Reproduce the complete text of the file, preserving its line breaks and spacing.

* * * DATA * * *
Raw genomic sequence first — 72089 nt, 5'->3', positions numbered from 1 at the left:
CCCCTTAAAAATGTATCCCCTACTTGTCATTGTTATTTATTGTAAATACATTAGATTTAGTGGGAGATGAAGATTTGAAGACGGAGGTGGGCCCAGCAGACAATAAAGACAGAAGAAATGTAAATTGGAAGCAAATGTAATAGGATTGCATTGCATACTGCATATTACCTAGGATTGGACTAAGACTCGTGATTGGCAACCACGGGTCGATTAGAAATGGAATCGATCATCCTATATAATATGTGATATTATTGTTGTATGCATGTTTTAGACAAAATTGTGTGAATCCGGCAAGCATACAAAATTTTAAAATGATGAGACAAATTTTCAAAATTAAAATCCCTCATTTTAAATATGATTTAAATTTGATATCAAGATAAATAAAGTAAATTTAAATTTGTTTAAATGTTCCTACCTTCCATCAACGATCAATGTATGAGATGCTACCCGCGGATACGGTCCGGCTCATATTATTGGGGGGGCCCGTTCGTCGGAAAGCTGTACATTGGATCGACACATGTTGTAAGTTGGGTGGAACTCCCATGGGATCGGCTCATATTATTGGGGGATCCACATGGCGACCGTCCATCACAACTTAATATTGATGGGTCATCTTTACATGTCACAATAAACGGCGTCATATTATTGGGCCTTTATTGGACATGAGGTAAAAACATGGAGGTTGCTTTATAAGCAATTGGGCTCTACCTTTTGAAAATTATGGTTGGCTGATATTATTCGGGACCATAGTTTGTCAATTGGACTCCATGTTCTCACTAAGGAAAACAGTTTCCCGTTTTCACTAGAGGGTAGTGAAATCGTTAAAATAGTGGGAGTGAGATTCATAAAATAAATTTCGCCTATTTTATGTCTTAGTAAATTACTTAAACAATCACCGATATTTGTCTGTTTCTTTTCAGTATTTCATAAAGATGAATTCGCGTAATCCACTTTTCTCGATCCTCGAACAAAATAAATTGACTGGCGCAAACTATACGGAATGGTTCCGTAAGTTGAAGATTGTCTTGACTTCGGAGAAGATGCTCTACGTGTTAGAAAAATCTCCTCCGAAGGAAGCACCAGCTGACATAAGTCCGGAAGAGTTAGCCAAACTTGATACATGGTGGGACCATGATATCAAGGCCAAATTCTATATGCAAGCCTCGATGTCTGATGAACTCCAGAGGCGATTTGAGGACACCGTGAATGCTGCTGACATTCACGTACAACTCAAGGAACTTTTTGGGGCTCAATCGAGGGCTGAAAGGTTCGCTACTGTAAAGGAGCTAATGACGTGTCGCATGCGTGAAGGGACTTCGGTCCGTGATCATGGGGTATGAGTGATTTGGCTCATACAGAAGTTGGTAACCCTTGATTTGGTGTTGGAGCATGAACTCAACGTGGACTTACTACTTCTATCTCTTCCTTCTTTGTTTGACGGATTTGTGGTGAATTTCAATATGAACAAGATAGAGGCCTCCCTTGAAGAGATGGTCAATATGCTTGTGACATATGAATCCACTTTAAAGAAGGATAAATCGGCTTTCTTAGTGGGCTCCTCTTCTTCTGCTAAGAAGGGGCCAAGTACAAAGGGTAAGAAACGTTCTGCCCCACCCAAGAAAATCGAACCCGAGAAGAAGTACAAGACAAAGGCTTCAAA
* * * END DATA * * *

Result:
Raw genomic sequence first — 72089 nt, 5'->3', positions numbered from 1 at the left:
CCCCTTAAAAATGTATCCCCTACTTGTCATTGTTATTTATTGTAAATACATTAGATTTAGTGGGAGATGAAGATTTGAAGACGGAGGTGGGCCCAGCAGACAATAAAGACAGAAGAAATGTAAATTGGAAGCAAATGTAATAGGATTGCATTGCATACTGCATATTACCTAGGATTGGACTAAGACTCGTGATTGGCAACCACGGGTCGATTAGAAATGGAATCGATCATCCTATATAATATGTGATATTATTGTTGTATGCATGTTTTAGACAAAATTGTGTGAATCCGGCAAGCATACAAAATTTTAAAATGATGAGACAAATTTTCAAAATTAAAATCCCTCATTTTAAATATGATTTAAATTTGATATCAAGATAAATAAAGTAAATTTAAATTTGTTTAAATGTTCCTACCTTCCATCAACGATCAATGTATGAGATGCTACCCGCGGATACGGTCCGGCTCATATTATTGGGGGGGCCCGTTCGTCGGAAAGCTGTACATTGGATCGACACATGTTGTAAGTTGGGTGGAACTCCCATGGGATCGGCTCATATTATTGGGGGATCCACATGGCGACCGTCCATCACAACTTAATATTGATGGGTCATCTTTACATGTCACAATAAACGGCGTCATATTATTGGGCCTTTATTGGACATGAGGTAAAAACATGGAGGTTGCTTTATAAGCAATTGGGCTCTACCTTTTGAAAATTATGGTTGGCTGATATTATTCGGGACCATAGTTTGTCAATTGGACTCCATGTTCTCACTAAGGAAAACAGTTTCCCGTTTTCACTAGAGGGTAGTGAAATCGTTAAAATAGTGGGAGTGAGATTCATAAAATAAATTTCGCCTATTTTATGTCTTAGTAAATTACTTAAACAATCACCGATATTTGTCTGTTTCTTTTCAGTATTTCATAAAGATGAATTCGCGTAATCCACTTTTCTCGATCCTCGAACAAAATAAATTGACTGGCGCAAACTATACGGAATGGTTCCGTAAGTTGAAGATTGTCTTGACTTCGGAGAAGATGCTCTACGTGTTAGAAAAATCTCCTCCGAAGGAAGCACCAGCTGACATAAGTCCGGAAGAGTTAGCCAAACTTGATACATGGTGGGACCATGATATCAAGGCCAAATTCTATATGCAAGCCTCGATGTCTGATGAACTCCAGAGGCGATTTGAGGACACCGTGAATGCTGCTGACATTCACGTACAACTCAAGGAACTTTTTGGGGCTCAATCGAGGGCTGAAAGGTTCGCTACTGTAAAGGAGCTAATGACGTGTCGCATGCGTGAAGGGACTTCGGTCCGTGATCATGGGGTATGAGTGATTTGGCTCATACAGAAGTTGGTAACCCTTGATTTGGTGTTGGAGCATGAACTCAACGTGGACTTACTACTTCTATCTCTTCCTTCTTTGTTTGACGGATTTGTGGTGAATTTCAATATGAACAAGATAGAGGCCTCCCTTGAAGAGATGGTCAATATGCTTGTGACATATGAATCCACTTTAAAGAAGGATAAATCGGCTTTCTTAGTGGGCTCCTCTTCTTCTGCTAAGAAGGGGCCAAGTACAAAGGGTAAGAAACGTTCTGCCCCACCCAAGAAAATCGAACCCGAGAAGAAGTACAAGACAAAGGCTTCAAA